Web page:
Kitchen makeovers

A kitchen makeover is a great way of revamping such an important area of your home without going to the expense of buying and fitting a completely new kitchen. Below are a number of ideas for kitchen makeovers, and ways of updating your existing layout.
Decorating

  • Wallpaper in a kitchen can struggle with long term adhesion in the business areas around cookers and sinks.
    However, papering a feature wall in the dining area of an open plan design is certainly a good option.
  • Paint alone can transform the look, and there really is no need to go for the ‘specialist kitchen’ paints, as any vinyl matt has wipeable properties, and so performs absolutely fine. It’s also relatively cheap, easy to apply, and all brands have a massive colour range to choose from.
Worktops and splashbacks
Sanding wooden kitchen worktop

Palm sanders – not vital, but ideal for a worktop. Click on the picture for my guide on the best options.

  • Changing a kitchen worktop can totally change the look of a kitchen, but unless it’s a simple run, it’s only really a job for very competent DIY enthusiasts. Also make sure the new one is the same thickness as the old one or you can have potential problems with the existing tile line for example. See more information in my guide ‘Changing a kitchen worktop’.
  • Wooden worktops will have a new lease of life with a bit of a sand and a re-coat. A palm sander is ideal for cleaning the worktop down, and I always use a combined wax/oil for re-finishing as it just gives great protection along with a great finish.Osmo wax/oil is available on Amazon.
  • Tiles are always a popular splashback choice, but a more economic, yet still effective option is just to attach a small upstand to the back edge of the worktop. Apart from behind the sink and cooker, I never see the need to have huge areas of tiles or polished steel, as unless you allow your dog to jump on the worktop and shake itself down after swimming, or, you have a habit of moving down your worktop vigorously turning a hand whisk covered in custard, then surely just a wipeable paint is the most cost effective option for any general splashing.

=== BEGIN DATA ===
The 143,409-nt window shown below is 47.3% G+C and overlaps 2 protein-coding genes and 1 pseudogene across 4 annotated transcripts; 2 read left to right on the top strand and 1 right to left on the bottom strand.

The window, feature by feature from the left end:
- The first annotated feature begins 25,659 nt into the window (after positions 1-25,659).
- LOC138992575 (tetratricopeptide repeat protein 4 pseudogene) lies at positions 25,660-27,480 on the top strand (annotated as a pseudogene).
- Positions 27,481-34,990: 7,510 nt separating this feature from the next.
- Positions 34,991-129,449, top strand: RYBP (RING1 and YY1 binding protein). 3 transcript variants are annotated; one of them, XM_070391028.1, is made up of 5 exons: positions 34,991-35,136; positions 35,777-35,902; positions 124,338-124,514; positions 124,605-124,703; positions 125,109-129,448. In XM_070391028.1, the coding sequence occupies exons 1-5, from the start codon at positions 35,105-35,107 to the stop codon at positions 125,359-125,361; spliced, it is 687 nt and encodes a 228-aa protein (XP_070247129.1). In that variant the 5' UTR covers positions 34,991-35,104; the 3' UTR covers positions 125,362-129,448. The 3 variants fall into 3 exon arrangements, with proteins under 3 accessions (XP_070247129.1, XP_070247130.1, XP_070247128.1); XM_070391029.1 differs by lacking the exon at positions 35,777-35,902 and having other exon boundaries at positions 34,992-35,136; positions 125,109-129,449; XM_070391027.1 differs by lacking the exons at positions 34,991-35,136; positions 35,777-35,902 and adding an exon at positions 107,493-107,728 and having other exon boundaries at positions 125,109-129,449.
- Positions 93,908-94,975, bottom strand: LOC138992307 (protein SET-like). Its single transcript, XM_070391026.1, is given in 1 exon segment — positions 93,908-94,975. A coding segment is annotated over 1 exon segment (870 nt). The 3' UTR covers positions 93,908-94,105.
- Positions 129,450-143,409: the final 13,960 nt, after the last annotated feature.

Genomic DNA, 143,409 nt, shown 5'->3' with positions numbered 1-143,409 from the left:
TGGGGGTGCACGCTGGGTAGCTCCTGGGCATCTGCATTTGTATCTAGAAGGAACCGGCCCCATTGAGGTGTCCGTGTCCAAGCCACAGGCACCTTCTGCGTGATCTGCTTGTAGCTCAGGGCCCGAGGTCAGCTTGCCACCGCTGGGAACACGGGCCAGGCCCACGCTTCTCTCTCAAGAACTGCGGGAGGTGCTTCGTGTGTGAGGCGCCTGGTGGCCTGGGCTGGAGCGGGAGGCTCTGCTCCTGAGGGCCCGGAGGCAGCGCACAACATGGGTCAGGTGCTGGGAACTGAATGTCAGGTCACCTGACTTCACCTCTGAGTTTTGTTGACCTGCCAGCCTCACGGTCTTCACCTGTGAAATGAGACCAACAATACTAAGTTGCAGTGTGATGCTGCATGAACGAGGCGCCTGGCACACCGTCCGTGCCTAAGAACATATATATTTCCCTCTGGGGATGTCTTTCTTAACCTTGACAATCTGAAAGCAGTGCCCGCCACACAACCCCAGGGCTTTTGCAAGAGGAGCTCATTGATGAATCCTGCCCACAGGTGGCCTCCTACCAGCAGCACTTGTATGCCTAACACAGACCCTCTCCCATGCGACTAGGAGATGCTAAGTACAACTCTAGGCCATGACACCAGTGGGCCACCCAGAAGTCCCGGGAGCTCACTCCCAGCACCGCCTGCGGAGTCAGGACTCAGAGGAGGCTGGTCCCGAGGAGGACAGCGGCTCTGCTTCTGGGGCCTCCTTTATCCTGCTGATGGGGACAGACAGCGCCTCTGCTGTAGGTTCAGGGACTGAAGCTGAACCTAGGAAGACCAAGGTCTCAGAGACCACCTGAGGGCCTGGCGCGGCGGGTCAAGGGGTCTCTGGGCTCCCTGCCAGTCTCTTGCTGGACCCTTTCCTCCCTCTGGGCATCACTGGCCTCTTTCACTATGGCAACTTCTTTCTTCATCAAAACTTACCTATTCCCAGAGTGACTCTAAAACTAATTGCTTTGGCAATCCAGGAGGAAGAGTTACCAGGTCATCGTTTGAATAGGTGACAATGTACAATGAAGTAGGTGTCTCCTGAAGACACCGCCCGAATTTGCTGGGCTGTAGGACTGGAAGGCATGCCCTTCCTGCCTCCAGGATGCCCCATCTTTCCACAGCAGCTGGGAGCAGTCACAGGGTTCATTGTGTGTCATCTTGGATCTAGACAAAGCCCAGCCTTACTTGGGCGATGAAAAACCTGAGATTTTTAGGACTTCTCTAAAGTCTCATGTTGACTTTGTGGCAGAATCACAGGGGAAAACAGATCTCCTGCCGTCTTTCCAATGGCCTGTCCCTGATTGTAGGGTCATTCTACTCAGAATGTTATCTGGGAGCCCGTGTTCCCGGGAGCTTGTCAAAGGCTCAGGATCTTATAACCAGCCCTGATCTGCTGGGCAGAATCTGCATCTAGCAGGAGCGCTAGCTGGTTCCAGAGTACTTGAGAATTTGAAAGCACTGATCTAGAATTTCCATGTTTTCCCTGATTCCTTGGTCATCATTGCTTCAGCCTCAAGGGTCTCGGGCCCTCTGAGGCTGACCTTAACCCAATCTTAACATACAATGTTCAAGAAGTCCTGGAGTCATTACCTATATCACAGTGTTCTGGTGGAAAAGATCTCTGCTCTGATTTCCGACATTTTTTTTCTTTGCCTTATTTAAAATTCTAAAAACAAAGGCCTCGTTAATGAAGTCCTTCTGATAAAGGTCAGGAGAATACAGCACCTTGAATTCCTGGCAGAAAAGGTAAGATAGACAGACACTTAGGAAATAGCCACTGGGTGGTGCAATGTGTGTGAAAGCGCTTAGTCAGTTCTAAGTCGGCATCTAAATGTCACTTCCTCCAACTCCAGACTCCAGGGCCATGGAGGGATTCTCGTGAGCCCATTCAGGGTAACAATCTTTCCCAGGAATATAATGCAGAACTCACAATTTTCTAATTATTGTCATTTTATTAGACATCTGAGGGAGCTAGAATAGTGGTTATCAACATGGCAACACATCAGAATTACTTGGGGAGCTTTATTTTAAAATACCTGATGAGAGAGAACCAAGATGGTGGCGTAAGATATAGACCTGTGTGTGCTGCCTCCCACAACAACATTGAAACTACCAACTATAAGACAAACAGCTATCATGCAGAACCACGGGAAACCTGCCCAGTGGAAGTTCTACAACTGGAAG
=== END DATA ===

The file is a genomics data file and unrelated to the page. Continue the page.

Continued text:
Units
Painting kitchen units

Coat of primer, then on with the finishing paints! Or go for some Annie Sloane chalk paint.

  • Changing door and cupboard fronts is a great kitchen makeover and although it can certainly ratchet up the costs, it will be nothing compared to changing the actual unit carcasses. There are many firms now offering this option. If you do it yourself, just make sure you get the sizes right, and check that the hinges on any new doors are compatible with your unit design.
  • Painting kitchen units is a seriously good budget option, and by the far the best makeover for units unless you really can’t stand the design of your cupboard and drawer fronts. Nearly all types of lacquered and varnished surfaces can now be painted successfully if you use the right primer before applying finishing coats.Zinsser BIN is the best primer for this purpose and it’s also available on Amazon.The other great option that doesn’t even need a primer is to use chalk paint by Annie Sloan. Fantastic stuff and you can see what I’m talking about here.

So, if you’re not going for the full new kitchen, the above should give you a few options for a kitchen makeover that really doesn’t need to be expensive, whilst still being very effective. Have a browse around the site and you’ll find plenty more ideas!

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